I especially dislike this trend when the contest advertises itself as “free” up front, and the rights grab is hidden in the long list of rules. I always push back against this when contest sponsors ask to be listed in the database, and I’m happy to report that sometimes they change the rules.

What, in your opinion, is the best part of heritage (i.e., traditional) publishing today?

Access to major distribution and marketing channels is an important advantage that will continue as long as reviewers, booksellers, and other gatekeepers persist in their prejudice against print-on-demand and self-published books.

Best part of the indie route?

More control over the content and book design. Not having to shop your manuscript around for years to an agent or traditional publisher.

What do you enjoy most about working on WW?

People send me free books! I get paid (more or less) to read interesting poetry and prose and to think critically about what makes it work, or not work. This is good for my development as a writer. I also love the opportunity to connect with writers and editors around the world.

What part would you like to see become easier, or larger, or farther-reaching?

We would like to see a more diverse entry pool for all of our contests. Except for the book prize, they’re all judged anonymously, but white ladies somehow end up in the majority in our winners’ lists. We’re working on our outreach to minority writers’ communities, as well as inviting judges from different backgrounds to join our contest staff.

What exciting things are in the pipeline for WW?

By popular demand, we’re adding two new categories to our 2018 North Street Book Prize for self-published books: poetry and children’s picture books. The other categories are creative nonfiction/memoir, literary fiction, and commercial/genre fiction.

Our 2018 final judge for the Tom Howard/John H. Reid Fiction & Essay Contest will be Dennis Norris II. He is a 2017 MacDowell Colony Fellow, fiction editor of Apogee Journal, and co-host of the podcast Food 4 Thot, a brilliant (NSFW) series with four multiethnic gay poets discussing literature and their love lives.

Jendi Reiter is the co-founder of WinningWriters.com, an online resource site for creative writers, named one of the “101 Best Websites for Writers” (Writer’s Digest, 2015-2016) and one of the “100 Best Websites for Writers” (The Write Life, 2016).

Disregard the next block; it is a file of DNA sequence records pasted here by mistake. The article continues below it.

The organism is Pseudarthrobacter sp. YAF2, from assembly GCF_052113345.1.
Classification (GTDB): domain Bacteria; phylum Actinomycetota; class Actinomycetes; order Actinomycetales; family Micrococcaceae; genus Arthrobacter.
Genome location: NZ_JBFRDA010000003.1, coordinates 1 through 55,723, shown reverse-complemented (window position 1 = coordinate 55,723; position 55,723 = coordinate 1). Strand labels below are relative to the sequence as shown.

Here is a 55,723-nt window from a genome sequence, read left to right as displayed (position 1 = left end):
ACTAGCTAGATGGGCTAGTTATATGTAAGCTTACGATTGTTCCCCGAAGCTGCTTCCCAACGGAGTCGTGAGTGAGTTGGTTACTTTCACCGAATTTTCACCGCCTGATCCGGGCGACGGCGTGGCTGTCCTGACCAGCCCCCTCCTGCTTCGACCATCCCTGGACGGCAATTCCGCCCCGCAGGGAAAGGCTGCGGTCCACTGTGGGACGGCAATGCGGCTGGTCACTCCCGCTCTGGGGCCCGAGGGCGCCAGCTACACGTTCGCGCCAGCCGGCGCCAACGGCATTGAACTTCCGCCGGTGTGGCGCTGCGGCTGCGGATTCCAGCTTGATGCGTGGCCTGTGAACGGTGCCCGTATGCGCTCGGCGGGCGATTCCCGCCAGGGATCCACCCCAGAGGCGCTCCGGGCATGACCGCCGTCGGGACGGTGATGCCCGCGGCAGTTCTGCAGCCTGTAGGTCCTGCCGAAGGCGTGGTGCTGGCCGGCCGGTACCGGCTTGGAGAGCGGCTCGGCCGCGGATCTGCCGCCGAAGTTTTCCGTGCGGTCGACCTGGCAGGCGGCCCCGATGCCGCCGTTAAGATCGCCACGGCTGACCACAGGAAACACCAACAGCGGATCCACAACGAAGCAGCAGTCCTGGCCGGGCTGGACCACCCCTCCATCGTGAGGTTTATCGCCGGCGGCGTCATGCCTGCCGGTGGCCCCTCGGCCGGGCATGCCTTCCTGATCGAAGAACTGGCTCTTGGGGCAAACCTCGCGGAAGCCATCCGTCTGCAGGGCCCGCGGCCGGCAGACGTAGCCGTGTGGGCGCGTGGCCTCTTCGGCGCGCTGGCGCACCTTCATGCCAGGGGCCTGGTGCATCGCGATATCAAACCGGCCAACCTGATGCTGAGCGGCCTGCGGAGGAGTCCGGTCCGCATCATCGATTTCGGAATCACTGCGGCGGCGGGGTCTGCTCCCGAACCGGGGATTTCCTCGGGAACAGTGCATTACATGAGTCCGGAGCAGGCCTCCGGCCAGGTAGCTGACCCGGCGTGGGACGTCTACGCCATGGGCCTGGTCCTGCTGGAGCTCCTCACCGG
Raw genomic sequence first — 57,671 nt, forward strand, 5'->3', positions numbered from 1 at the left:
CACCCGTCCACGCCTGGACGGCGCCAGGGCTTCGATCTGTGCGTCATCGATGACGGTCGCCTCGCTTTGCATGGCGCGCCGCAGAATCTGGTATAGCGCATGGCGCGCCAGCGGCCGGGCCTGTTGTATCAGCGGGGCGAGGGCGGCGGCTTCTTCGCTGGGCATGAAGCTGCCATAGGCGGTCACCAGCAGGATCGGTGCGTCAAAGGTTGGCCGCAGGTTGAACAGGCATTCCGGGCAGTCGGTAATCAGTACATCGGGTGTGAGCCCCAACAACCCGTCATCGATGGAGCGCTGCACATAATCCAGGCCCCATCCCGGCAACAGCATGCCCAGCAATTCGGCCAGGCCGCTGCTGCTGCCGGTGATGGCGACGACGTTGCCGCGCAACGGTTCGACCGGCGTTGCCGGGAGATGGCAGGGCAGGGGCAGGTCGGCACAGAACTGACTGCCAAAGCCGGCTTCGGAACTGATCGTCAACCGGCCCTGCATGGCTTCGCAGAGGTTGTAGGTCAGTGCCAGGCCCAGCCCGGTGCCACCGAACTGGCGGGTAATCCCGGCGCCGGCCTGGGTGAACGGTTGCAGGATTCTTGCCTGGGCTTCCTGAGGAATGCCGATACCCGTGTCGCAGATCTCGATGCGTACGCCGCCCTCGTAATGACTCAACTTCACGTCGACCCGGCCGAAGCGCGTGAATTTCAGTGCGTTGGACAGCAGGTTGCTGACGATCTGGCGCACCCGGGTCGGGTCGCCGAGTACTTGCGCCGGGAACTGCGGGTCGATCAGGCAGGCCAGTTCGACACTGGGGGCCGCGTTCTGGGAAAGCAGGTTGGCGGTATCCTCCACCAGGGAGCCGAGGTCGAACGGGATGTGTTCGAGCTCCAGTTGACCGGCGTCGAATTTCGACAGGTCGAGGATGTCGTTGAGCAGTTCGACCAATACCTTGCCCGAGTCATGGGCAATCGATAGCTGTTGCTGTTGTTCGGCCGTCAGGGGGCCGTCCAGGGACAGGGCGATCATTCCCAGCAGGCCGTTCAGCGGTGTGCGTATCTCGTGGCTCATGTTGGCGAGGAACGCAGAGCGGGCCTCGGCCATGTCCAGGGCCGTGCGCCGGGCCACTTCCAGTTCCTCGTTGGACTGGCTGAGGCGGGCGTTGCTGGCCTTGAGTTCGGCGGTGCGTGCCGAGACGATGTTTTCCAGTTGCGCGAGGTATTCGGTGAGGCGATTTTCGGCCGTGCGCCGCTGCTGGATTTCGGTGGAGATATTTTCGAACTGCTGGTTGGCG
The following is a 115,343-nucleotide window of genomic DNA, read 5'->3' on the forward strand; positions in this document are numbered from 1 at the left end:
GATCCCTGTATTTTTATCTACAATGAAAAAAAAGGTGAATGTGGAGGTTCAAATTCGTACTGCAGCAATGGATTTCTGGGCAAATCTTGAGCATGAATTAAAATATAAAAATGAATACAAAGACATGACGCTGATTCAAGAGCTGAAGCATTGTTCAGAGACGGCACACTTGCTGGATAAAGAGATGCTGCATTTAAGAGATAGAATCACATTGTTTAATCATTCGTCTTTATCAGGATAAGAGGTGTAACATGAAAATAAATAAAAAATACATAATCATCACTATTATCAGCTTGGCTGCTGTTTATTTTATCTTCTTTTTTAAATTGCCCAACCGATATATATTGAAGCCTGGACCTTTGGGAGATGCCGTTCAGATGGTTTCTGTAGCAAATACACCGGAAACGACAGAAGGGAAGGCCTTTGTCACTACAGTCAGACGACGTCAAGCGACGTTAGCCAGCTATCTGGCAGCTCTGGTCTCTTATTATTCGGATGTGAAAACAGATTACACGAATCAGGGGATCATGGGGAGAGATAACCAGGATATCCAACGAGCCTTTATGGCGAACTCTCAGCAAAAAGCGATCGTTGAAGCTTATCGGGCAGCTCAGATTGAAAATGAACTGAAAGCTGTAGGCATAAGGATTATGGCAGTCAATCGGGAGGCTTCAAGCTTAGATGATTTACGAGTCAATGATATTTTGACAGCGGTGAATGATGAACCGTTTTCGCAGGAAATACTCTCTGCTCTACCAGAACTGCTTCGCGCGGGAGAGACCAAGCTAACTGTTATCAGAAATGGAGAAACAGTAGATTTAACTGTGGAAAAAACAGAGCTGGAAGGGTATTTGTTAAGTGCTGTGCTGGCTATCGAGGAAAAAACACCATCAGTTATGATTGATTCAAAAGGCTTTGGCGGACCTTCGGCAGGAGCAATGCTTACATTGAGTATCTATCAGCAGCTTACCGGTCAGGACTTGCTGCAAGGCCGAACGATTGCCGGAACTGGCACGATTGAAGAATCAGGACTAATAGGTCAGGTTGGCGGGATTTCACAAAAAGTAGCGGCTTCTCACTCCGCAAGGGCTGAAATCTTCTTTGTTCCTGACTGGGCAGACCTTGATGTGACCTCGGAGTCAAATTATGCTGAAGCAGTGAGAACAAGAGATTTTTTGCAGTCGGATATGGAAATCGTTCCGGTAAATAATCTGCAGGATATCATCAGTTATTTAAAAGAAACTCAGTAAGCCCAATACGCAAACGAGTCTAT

TN C 11 02Jendi’s award-winning books include the poetry collection Bullies in Love (Little Red Tree Publishing) and the novel Two Natures (Saddle Road Press), the spiritual coming-of-age story of a NYC fashion photographer during the 1990s AIDS crisis. Two Natures is on sale for 99 cents in Kindle and iBooks editions through October 15, 2017.

WW Newsletter: Thanks for your interest in Winning Writers! Sign up for the free monthly e-newsletter to receive access to The Best Free Literary Contest database, and join 96,000 Twitter followers.

 

Why “Editor of New York Times Bestseller” Doesn’t Mean What You Think #editing #amwriting #indieauthor

So often I see ads from book editors that proclaim “Editor of (fill in a number) New York Times bestsellers!” Here’s why most of the time, that’s just hype.
Book editors at publishing houses are mostly in acquisitions. That means they acquire books by finding stuff in the slush pile then bringing it forward for consideration among other acquisitions editors, the marketing department, etc. etc. They’re good at finding quality.
Note that: finding quality. Not making quality.
If a project is too rough or just isn’t to their taste, they pass. And they pass a lot.
What they do select out of the submissions pile tend to be already fairly strong. The editing they might do usually is pretty nominal…tweak a personality trait here, change the order of events there.
They don’t do a lot because they don’t have time to do a lot. It’s fairly rare these days for publisher’s editors, who are skilled in acquisition, to do much actual editing.
There are exceptions, of course, but that also isn’t common.
So, “editor of X NYT bestsellers” might mean they said, “Hey, author, chapter one drags too much. Please rewrite it.”
Or, “Hey, author, so-and-so’s dialogue is stilted. Please adjust.”
Or, “Hey, author, I’m (or more likely, my freelance copyeditor is) going to do a little polishing on your project to make everything pretty.”
So beware too much of that NYT bestseller hype. Most of the time, it doesn’t mean what you think it means.